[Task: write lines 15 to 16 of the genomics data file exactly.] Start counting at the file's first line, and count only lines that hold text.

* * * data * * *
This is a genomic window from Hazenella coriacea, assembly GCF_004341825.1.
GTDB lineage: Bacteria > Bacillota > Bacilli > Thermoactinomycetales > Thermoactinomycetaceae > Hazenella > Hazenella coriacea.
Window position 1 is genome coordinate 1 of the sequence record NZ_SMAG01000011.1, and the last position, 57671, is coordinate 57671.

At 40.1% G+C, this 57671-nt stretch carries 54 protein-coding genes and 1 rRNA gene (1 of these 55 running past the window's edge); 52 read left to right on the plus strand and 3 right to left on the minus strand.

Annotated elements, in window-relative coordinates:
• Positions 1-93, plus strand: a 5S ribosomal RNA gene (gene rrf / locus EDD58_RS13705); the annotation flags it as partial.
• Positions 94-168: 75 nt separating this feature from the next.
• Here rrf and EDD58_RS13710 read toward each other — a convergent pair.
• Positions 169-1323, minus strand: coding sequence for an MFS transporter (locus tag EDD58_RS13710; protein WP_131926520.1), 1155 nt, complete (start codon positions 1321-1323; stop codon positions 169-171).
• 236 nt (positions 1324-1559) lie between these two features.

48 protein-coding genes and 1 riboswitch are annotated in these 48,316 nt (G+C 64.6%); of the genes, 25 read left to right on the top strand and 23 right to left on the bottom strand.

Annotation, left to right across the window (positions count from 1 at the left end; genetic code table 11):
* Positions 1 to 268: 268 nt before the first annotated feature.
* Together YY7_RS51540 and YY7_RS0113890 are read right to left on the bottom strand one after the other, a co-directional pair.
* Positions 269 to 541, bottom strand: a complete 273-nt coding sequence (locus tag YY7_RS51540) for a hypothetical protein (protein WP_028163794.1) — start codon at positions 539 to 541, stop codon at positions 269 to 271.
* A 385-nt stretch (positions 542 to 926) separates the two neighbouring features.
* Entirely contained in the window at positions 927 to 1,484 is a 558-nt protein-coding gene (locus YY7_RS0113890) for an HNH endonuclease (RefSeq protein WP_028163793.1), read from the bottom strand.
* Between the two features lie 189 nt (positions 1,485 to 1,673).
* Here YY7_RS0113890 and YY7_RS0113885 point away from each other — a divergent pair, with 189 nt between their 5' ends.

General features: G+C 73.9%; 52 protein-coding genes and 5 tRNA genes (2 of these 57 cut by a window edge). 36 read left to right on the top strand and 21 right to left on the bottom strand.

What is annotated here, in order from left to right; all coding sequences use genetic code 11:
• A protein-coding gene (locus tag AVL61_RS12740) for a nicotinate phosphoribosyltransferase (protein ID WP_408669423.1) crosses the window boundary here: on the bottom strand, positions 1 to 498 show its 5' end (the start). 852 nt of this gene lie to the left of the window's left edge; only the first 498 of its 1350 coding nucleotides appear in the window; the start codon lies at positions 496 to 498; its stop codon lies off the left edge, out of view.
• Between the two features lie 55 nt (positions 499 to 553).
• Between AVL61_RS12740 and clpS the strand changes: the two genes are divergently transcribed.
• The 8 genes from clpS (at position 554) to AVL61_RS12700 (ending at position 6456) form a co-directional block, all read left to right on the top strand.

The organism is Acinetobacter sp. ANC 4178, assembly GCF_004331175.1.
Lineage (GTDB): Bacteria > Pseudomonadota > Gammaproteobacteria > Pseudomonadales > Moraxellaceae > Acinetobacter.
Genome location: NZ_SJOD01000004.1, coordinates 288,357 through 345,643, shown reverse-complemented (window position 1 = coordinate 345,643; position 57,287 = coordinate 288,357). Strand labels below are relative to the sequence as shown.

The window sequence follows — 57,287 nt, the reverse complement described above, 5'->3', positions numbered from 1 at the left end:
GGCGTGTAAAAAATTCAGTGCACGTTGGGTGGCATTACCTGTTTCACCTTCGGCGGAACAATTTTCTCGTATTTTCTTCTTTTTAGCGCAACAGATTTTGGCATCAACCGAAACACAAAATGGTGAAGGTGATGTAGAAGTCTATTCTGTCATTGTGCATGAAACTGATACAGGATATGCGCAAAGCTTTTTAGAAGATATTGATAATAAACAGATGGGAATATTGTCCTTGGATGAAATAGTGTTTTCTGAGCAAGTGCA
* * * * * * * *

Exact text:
* Positions 269 to 541, bottom strand: a complete 273-nt coding sequence (locus tag YY7_RS51540) for a hypothetical protein (protein WP_028163794.1) — start codon at positions 539 to 541, stop codon at positions 269 to 271.
* A 385-nt stretch (positions 542 to 926) separates the two neighbouring features.